Chicago Fed President Charles Evans noted last week that “the U.S. consumer is slowly improving but is just a shadow of its former self.” We couldn’t have said it better. Retail sales for March is out this morning, and we thought it would be a good time to examine why household spending has been so weak using data that were just updated through 2013.
The chart below plots spending of U.S. households from 2006 to 2013. We split states into five groups, and we plot household spending for the 20% of states that had the worst housing crash from 2006 to 2009 and the 20% of states that had the smallest decline in house prices over the same period. Both groups contain 20% of the population, and the states in the worst housing crash group are Arizona, California, Florida, Michigan, and Nevada. The states where house prices fell the least include about 15 states scattered throughout the country. Both series are indexed to be 100 in 2006, which allows one to calculate the percentage change relative to 2006 for any year by simply taking that year’s spending position on the y axis and subtracting 100.
Two things jump out. First, spending declined during the Great Recession by much more in states where house prices fell the most. This is something we have documented in our own research. But perhaps more importantly, the recovery in spending has been very weak in these areas. In 2013, spending in states where house prices fell the most finally increased above its 2006 level. It has taken 7 years for spending to recover in these states! This is related to an earlier post we did using furniture spending to see the legacy of the housing bust.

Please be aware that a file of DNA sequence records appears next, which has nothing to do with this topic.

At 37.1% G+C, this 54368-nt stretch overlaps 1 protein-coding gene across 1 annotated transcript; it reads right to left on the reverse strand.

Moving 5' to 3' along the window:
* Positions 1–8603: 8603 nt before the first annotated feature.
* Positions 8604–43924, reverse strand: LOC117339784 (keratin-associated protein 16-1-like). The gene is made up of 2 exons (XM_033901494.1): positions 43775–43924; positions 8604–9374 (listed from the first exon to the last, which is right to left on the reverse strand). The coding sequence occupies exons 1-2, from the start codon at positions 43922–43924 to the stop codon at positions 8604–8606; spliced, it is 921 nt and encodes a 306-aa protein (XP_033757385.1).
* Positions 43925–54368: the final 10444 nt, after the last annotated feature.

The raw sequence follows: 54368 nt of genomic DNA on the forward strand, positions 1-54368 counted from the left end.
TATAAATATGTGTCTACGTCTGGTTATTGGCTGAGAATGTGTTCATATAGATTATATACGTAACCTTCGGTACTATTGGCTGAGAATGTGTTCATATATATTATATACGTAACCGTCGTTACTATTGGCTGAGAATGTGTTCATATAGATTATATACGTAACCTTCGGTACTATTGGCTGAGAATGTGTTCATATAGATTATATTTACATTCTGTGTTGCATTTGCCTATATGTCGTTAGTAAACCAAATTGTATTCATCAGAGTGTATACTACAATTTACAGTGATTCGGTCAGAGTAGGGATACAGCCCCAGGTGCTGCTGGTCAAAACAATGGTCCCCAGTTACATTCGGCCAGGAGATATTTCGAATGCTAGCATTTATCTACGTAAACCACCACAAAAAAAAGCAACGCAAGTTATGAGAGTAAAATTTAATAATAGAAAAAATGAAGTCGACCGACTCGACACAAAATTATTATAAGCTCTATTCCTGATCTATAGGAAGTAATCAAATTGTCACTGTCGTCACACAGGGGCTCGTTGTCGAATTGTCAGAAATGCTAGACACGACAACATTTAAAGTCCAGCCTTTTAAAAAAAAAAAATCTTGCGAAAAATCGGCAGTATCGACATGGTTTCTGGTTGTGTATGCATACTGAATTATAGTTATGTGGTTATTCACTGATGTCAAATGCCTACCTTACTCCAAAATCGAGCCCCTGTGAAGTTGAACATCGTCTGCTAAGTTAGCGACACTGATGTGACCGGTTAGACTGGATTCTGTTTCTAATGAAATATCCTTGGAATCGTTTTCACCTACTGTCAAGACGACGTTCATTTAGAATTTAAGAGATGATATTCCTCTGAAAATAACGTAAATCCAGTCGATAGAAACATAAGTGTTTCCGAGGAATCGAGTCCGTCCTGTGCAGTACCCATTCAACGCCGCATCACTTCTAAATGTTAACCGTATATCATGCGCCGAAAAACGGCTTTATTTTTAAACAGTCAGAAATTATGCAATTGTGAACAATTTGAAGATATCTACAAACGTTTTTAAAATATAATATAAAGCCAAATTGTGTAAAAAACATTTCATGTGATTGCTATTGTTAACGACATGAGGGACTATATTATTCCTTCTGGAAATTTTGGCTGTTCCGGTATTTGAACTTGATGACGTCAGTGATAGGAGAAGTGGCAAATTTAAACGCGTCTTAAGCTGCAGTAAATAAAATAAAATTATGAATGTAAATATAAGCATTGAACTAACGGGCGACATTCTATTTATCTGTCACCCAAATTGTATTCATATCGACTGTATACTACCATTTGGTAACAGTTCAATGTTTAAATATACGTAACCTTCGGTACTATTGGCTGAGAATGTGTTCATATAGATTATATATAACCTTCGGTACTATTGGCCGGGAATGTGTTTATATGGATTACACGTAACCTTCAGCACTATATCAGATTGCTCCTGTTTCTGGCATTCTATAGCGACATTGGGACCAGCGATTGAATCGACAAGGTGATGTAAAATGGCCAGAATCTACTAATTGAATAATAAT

The chart above shows clearly that any explanation of the severe recession and weak recovery must have housing as a central feature. Even though house prices have risen more in areas that had the worst crashes, the rise in house prices has had a mitigated effect on spending for reasons we outlined in our very first post.
Now for some technical details. The data used in the chart above are based on state sales tax receipts, made available by the Census. The assumption is that state sales tax receipts are a good measure of spending. We did this quick and dirty — for example, we did not take into account whether states changed their state sales tax rates. Zhou and Carroll have used these data to measure spending, doing a much more careful job adjusting for state sales tax changes.